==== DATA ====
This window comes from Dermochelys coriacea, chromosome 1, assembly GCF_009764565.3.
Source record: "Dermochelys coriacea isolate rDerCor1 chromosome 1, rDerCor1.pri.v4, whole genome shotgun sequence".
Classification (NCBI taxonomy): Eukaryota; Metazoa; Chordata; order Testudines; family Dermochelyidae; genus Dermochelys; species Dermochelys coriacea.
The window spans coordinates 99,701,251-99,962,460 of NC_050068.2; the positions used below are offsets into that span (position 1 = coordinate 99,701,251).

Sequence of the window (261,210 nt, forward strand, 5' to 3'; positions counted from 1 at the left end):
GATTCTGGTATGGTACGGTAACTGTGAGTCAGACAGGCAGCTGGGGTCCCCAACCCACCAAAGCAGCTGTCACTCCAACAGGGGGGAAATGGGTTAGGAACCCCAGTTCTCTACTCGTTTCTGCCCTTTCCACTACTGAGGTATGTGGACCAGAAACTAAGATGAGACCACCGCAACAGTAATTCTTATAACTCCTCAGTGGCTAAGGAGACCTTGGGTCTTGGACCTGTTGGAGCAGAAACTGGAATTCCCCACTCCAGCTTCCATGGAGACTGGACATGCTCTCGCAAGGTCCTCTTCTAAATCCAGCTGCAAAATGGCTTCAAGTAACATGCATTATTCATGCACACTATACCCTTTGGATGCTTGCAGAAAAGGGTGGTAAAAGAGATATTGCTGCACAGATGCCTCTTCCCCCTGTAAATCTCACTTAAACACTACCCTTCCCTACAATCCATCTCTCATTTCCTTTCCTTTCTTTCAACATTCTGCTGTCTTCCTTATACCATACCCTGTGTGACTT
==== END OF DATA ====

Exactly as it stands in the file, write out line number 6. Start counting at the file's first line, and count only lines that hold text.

GATTCTGGTATGGTACGGTAACTGTGAGTCAGACAGGCAGCTGGGGTCCCCAACCCACCAAAGCAGCTGTCACTCCAACAGGGGGGAAATGGGTTAGGAACCCCAGTTCTCTACTCGTTTCTGCCCTTTCCACTACTGAGGTATGTGGACCAGAAACTAAGATGAGACCACCGCAACAGTAATTCTTATAACTCCTCAGTGGCTAAGGAGACCTTGGGTCTTGGACCTGTTGGAGCAGAAACTGGAATTCCCCACTCCAGCTTCCATGGAGACTGGACATGCTCTCGCAAGGTCCTCTTCTAAATCCAGCTGCAAAATGGCTTCAAGTAACATGCATTATTCATGCACACTATACCCTTTGGATGCTTGCAGAAAAGGGTGGTAAAAGAGATATTGCTGCACAGATGCCTCTTCCCCCTGTAAATCTCACTTAAACACTACCCTTCCCTACAATCCATCTCTCATTTCCTTTCCTTTCTTTCAACATTCTGCTGTCTTCCTTATACCATACCCTGTGTGACTT